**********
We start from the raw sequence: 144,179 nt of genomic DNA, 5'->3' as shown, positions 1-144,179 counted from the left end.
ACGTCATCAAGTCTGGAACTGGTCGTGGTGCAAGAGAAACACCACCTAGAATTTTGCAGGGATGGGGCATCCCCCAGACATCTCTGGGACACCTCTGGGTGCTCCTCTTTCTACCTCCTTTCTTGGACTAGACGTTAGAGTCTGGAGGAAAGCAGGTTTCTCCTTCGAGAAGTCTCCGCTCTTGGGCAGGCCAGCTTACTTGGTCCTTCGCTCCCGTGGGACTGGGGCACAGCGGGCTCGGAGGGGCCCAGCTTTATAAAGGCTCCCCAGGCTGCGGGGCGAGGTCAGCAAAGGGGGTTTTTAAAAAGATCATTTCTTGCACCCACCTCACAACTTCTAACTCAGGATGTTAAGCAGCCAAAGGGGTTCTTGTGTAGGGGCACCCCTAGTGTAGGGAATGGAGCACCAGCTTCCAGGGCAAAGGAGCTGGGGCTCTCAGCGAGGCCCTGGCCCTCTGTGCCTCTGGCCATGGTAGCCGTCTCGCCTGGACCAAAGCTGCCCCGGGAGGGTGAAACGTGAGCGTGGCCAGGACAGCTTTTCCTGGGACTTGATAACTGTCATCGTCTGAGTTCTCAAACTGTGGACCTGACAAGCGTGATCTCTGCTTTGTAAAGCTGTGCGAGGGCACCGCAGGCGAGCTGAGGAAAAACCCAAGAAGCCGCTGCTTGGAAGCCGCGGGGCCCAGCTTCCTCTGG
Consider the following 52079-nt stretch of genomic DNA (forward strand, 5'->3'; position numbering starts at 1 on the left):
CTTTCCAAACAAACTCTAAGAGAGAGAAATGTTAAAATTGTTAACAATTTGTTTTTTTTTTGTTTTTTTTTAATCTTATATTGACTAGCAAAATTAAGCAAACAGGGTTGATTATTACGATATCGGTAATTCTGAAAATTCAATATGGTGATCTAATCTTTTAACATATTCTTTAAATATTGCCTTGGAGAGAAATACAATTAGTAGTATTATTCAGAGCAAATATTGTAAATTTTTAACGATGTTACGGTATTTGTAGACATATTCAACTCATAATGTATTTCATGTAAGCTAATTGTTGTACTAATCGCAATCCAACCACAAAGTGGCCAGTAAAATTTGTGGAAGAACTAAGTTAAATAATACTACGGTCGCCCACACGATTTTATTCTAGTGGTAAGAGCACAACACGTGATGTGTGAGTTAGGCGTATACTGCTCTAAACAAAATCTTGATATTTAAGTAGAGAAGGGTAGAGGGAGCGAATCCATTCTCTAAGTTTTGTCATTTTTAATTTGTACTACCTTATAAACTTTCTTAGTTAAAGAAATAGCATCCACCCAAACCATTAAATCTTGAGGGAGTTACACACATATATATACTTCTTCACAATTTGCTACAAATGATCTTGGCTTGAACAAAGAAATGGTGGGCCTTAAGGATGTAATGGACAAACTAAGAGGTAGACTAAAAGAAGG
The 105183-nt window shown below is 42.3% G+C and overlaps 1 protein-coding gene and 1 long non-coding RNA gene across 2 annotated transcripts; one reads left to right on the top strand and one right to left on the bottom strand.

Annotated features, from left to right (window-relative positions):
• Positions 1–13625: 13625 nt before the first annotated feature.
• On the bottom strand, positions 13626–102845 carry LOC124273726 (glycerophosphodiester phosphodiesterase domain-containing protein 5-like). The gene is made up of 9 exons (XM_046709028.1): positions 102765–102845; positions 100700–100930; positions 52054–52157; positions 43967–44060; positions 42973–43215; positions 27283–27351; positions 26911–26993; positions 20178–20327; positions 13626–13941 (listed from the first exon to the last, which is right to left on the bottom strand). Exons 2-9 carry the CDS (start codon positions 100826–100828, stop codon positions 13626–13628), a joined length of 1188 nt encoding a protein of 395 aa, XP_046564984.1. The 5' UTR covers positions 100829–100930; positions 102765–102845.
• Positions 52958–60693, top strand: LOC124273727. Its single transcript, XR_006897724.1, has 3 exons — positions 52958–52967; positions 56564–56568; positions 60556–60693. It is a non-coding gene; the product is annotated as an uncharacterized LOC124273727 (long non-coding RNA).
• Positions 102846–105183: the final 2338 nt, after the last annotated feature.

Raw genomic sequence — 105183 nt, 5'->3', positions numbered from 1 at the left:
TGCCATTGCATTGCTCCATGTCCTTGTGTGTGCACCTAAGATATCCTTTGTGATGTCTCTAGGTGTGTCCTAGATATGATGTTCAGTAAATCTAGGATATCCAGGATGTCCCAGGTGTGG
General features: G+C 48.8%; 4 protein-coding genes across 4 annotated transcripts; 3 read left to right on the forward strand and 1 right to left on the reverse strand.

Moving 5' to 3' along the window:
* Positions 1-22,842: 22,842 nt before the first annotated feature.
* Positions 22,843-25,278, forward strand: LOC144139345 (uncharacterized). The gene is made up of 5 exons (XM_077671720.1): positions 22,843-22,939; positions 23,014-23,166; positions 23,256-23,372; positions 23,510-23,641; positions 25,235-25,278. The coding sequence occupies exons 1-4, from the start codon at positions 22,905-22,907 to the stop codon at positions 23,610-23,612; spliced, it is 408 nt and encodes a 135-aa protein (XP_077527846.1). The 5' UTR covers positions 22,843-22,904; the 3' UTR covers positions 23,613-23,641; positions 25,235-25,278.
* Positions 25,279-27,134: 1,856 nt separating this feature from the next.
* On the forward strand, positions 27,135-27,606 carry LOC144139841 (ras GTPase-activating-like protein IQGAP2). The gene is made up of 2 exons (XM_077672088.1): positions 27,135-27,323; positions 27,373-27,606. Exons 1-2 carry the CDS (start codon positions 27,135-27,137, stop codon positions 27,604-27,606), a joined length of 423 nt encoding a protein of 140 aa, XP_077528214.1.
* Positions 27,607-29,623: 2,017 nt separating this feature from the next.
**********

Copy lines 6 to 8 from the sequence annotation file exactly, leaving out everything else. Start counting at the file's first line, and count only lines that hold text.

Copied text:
Annotated features, from left to right (window-relative positions):
• Positions 1–13625: 13625 nt before the first annotated feature.
• On the bottom strand, positions 13626–102845 carry LOC124273726 (glycerophosphodiester phosphodiesterase domain-containing protein 5-like). The gene is made up of 9 exons (XM_046709028.1): positions 102765–102845; positions 100700–100930; positions 52054–52157; positions 43967–44060; positions 42973–43215; positions 27283–27351; positions 26911–26993; positions 20178–20327; positions 13626–13941 (listed from the first exon to the last, which is right to left on the bottom strand). Exons 2-9 carry the CDS (start codon positions 100826–100828, stop codon positions 13626–13628), a joined length of 1188 nt encoding a protein of 395 aa, XP_046564984.1. The 5' UTR covers positions 100829–100930; positions 102765–102845.